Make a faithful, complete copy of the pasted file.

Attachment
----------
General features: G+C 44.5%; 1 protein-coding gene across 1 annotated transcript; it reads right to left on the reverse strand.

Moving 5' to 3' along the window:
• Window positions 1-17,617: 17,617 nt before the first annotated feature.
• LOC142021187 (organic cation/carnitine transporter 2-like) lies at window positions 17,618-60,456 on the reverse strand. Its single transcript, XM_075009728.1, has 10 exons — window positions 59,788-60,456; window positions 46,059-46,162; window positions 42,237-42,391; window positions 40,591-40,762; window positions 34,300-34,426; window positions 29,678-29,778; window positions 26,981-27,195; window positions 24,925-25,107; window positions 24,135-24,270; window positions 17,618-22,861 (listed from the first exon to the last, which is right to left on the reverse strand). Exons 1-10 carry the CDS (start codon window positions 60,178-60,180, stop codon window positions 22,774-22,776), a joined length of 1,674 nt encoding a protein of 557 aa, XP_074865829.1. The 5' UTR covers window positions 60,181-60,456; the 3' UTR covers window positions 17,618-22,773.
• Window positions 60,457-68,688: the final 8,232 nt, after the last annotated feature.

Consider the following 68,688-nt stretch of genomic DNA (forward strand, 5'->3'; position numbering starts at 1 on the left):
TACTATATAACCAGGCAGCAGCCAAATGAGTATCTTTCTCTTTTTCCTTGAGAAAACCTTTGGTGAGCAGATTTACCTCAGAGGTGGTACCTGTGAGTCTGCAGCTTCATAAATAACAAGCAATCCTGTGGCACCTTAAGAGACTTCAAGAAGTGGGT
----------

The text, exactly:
General features: G+C 44.5%; 1 protein-coding gene across 1 annotated transcript; it reads right to left on the reverse strand.

Moving 5' to 3' along the window:
• Window positions 1-17,617: 17,617 nt before the first annotated feature.
• LOC142021187 (organic cation/carnitine transporter 2-like) lies at window positions 17,618-60,456 on the reverse strand. Its single transcript, XM_075009728.1, has 10 exons — window positions 59,788-60,456; window positions 46,059-46,162; window positions 42,237-42,391; window positions 40,591-40,762; window positions 34,300-34,426; window positions 29,678-29,778; window positions 26,981-27,195; window positions 24,925-25,107; window positions 24,135-24,270; window positions 17,618-22,861 (listed from the first exon to the last, which is right to left on the reverse strand). Exons 1-10 carry the CDS (start codon window positions 60,178-60,180, stop codon window positions 22,774-22,776), a joined length of 1,674 nt encoding a protein of 557 aa, XP_074865829.1. The 5' UTR covers window positions 60,181-60,456; the 3' UTR covers window positions 17,618-22,773.
• Window positions 60,457-68,688: the final 8,232 nt, after the last annotated feature.

Consider the following 68,688-nt stretch of genomic DNA (forward strand, 5'->3'; position numbering starts at 1 on the left):
TACTATATAACCAGGCAGCAGCCAAATGAGTATCTTTCTCTTTTTCCTTGAGAAAACCTTTGGTGAGCAGATTTACCTCAGAGGTGGTACCTGTGAGTCTGCAGCTTCATAAATAACAAGCAATCCTGTGGCACCTTAAGAGACTTCAAGAAGTGGGT